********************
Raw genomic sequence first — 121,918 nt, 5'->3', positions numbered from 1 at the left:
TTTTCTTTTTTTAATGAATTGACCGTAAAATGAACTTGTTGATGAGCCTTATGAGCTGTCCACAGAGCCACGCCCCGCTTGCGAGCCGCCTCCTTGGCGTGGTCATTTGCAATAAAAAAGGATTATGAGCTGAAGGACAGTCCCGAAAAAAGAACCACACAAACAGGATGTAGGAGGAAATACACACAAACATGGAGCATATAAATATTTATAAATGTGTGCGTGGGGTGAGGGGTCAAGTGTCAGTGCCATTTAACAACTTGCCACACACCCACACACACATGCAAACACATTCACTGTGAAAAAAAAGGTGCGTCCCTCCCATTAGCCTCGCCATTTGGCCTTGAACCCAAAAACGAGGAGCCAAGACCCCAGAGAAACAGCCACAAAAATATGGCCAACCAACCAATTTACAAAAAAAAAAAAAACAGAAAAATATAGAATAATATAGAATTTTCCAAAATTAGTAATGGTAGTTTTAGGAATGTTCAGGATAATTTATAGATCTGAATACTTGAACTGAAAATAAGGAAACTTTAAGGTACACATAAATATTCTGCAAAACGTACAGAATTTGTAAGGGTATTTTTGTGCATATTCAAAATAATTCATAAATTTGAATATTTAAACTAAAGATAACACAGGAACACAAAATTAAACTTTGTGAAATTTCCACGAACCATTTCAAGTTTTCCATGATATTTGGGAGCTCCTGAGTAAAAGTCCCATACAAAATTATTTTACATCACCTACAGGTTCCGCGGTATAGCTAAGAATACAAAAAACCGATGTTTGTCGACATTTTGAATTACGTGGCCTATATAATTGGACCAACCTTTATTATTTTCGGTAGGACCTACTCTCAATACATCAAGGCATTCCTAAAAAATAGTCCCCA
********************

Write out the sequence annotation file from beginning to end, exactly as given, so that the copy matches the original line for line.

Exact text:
Raw genomic sequence first — 121,918 nt, 5'->3', positions numbered from 1 at the left:
TTTTCTTTTTTTAATGAATTGACCGTAAAATGAACTTGTTGATGAGCCTTATGAGCTGTCCACAGAGCCACGCCCCGCTTGCGAGCCGCCTCCTTGGCGTGGTCATTTGCAATAAAAAAGGATTATGAGCTGAAGGACAGTCCCGAAAAAAGAACCACACAAACAGGATGTAGGAGGAAATACACACAAACATGGAGCATATAAATATTTATAAATGTGTGCGTGGGGTGAGGGGTCAAGTGTCAGTGCCATTTAACAACTTGCCACACACCCACACACACATGCAAACACATTCACTGTGAAAAAAAAGGTGCGTCCCTCCCATTAGCCTCGCCATTTGGCCTTGAACCCAAAAACGAGGAGCCAAGACCCCAGAGAAACAGCCACAAAAATATGGCCAACCAACCAATTTACAAAAAAAAAAAAAACAGAAAAATATAGAATAATATAGAATTTTCCAAAATTAGTAATGGTAGTTTTAGGAATGTTCAGGATAATTTATAGATCTGAATACTTGAACTGAAAATAAGGAAACTTTAAGGTACACATAAATATTCTGCAAAACGTACAGAATTTGTAAGGGTATTTTTGTGCATATTCAAAATAATTCATAAATTTGAATATTTAAACTAAAGATAACACAGGAACACAAAATTAAACTTTGTGAAATTTCCACGAACCATTTCAAGTTTTCCATGATATTTGGGAGCTCCTGAGTAAAAGTCCCATACAAAATTATTTTACATCACCTACAGGTTCCGCGGTATAGCTAAGAATACAAAAAACCGATGTTTGTCGACATTTTGAATTACGTGGCCTATATAATTGGACCAACCTTTATTATTTTCGGTAGGACCTACTCTCAATACATCAAGGCATTCCTAAAAAATAGTCCCCA